Aftermath: A tsunami of tourists began storming the Thai isles featured in the film. Roger Moore was disenchanted by revisiting the Andaman region, writing in The Sunday Times in 2008 that the “completely deserted paradise” of Ko Tapu had “been spoilt beyond recognition. These days, it’s been renamed James Bond Island, and has really been destroyed because of the film.”
Budget: $7,000,000 / Box Office: $97,600,000
THE BEACH (2000)
“It’s the most unbelievable place on Earth. It’s so totally unique. It’s like the Roman Empire. Anything and everything happens there, and you can do anything and find anything. Personally, I find the Thai people to be extremely friendly and polite, and very welcoming to foreigners.”
Leo DiCaprio was embroiled in ecological controversy filming The Beach
Synopsis: Trainspotting director Danny Boyle adapted Alex Garland’s 1996 hit novel, dubbed “A Lord of the Flies for Generation X” by Nick Hornby. Backpacker Richard (Leonardo DiCaprio, three years after Titanic-mania) discovers a solitary tropical haven in Thailand, where once-democratic dropouts secretly subsist—and gradually descend into anarchy.
Locations: Richard necks snake's blood and tokes a joint with Robert Carlye on Bangkok’s Khao San Road. “Leo fever” then went south, where the actor made a waterfall jump in Khao Yai National Park—then found paradise in Maya Bay on Koh Phi Phi Leh island. Locations in Phuket and Krabi were also used.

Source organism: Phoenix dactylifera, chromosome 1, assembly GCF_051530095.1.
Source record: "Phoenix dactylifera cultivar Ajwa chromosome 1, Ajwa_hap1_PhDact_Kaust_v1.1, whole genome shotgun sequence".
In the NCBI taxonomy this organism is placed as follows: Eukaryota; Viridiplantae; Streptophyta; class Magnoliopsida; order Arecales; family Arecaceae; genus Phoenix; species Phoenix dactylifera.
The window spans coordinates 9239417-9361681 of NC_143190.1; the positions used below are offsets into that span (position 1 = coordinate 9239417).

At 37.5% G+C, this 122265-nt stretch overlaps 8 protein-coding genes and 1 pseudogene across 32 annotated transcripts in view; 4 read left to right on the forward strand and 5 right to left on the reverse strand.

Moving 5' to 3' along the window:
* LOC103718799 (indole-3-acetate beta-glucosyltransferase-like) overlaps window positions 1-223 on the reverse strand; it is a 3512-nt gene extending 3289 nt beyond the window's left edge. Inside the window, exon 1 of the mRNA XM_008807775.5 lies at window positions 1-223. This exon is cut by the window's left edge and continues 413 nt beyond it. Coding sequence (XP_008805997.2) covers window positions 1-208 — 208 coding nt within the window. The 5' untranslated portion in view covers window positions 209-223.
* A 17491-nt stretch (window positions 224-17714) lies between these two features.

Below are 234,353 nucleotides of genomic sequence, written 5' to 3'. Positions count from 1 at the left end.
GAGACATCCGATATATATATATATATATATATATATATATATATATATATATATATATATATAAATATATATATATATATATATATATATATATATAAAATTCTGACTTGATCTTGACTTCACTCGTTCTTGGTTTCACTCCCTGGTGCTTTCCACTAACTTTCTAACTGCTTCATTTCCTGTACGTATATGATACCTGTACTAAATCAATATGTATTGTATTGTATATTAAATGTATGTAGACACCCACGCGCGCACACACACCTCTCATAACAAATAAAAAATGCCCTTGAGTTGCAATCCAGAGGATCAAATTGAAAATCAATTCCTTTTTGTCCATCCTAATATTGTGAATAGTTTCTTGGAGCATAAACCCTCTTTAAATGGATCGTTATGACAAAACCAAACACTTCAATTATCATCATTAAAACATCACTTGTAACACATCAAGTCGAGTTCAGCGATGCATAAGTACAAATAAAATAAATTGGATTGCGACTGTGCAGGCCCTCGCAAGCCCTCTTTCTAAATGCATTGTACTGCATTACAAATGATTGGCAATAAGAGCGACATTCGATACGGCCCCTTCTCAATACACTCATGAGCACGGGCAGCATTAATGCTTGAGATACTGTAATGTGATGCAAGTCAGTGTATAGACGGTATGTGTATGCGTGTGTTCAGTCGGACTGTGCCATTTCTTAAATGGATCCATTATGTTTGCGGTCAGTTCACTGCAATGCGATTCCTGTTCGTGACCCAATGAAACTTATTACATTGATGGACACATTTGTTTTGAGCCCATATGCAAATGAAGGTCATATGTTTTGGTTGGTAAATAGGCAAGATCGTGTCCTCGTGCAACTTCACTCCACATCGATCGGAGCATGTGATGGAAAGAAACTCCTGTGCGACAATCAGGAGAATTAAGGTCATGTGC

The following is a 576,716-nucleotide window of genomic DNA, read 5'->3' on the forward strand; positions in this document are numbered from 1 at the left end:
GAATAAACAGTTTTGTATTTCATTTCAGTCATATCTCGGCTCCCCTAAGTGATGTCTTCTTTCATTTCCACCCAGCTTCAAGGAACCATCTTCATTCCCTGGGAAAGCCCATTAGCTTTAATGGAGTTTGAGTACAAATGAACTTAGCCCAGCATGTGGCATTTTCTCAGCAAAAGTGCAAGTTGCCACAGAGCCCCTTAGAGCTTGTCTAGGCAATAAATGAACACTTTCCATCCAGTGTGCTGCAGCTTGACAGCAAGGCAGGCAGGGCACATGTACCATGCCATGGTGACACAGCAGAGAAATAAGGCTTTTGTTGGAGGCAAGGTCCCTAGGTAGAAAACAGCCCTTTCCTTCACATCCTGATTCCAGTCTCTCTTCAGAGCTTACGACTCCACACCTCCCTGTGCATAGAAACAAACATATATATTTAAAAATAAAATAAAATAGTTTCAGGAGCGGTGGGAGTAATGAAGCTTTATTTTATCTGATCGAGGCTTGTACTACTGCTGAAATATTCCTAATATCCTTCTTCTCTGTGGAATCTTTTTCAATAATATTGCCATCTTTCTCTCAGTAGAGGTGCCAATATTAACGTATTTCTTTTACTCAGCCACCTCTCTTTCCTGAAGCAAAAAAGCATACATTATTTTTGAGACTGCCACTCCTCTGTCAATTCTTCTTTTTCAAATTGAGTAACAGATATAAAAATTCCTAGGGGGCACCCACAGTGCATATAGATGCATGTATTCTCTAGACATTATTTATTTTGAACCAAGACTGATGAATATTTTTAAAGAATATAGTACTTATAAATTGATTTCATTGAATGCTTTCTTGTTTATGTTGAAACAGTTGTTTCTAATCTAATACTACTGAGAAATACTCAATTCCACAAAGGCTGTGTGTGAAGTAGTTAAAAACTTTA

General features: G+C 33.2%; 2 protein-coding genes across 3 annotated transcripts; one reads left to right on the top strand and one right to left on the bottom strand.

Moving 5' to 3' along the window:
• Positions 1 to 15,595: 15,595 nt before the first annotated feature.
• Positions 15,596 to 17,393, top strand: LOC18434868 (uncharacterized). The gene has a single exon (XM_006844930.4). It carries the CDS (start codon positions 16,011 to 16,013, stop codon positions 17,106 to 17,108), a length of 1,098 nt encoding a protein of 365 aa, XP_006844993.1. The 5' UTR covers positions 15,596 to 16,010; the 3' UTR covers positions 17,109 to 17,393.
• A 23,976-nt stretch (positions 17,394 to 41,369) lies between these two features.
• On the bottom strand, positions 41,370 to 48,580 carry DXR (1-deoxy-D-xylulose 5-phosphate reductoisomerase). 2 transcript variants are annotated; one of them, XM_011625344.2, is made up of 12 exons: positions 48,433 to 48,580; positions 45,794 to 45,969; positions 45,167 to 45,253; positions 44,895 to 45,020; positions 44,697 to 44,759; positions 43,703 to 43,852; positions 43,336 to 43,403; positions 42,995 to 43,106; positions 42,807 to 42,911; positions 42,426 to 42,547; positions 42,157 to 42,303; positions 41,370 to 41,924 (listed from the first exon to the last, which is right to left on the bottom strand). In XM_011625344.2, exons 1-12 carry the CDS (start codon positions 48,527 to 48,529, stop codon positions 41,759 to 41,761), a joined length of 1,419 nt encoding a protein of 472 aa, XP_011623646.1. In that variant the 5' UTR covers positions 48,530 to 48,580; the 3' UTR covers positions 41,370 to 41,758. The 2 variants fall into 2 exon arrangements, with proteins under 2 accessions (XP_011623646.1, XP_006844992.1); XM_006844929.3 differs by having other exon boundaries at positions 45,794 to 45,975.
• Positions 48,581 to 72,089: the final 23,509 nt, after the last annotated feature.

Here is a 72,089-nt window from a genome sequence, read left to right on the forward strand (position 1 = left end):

Aftermath: Controversy arose over the US$40-million production when 20th Century Fox reshaped the island's landscape—with bulldozers—to widen the beach. The studio attempted to restore the damage to the ecosystem, and Boyle inserted a last-minute ecotourism message into the movie. However, lawsuits dragged until 2006, when Thailand's Supreme Court ordered damage assessments made. The fuss probably helped cause DiCaprio’s conspicuous eco-friendliness.
Budget: $7,000,000 / Box Office: $97,600,000
RAMBO IV (2007)
“I called Soldier of Fortune magazine and they said Burma was the foremost area of human abuse on the planet.” Sylvester Stallone
Shooting Fish: Rambo takes a bow at the bow
Synopsis: Having used Thailand as Vietnam and Afghanistan in First Blood Part II (1985) and Rambo III (1998), Sylvester Stallone also shot the fourth installment there. The 60-year-old directed and starred as the taciturn Vietnam Vet slaughtering a franchise record 236 people—mostly Burmese soldiers—ostensibly to save a bunch of witless Christian missionaries and Karen tribal minorities.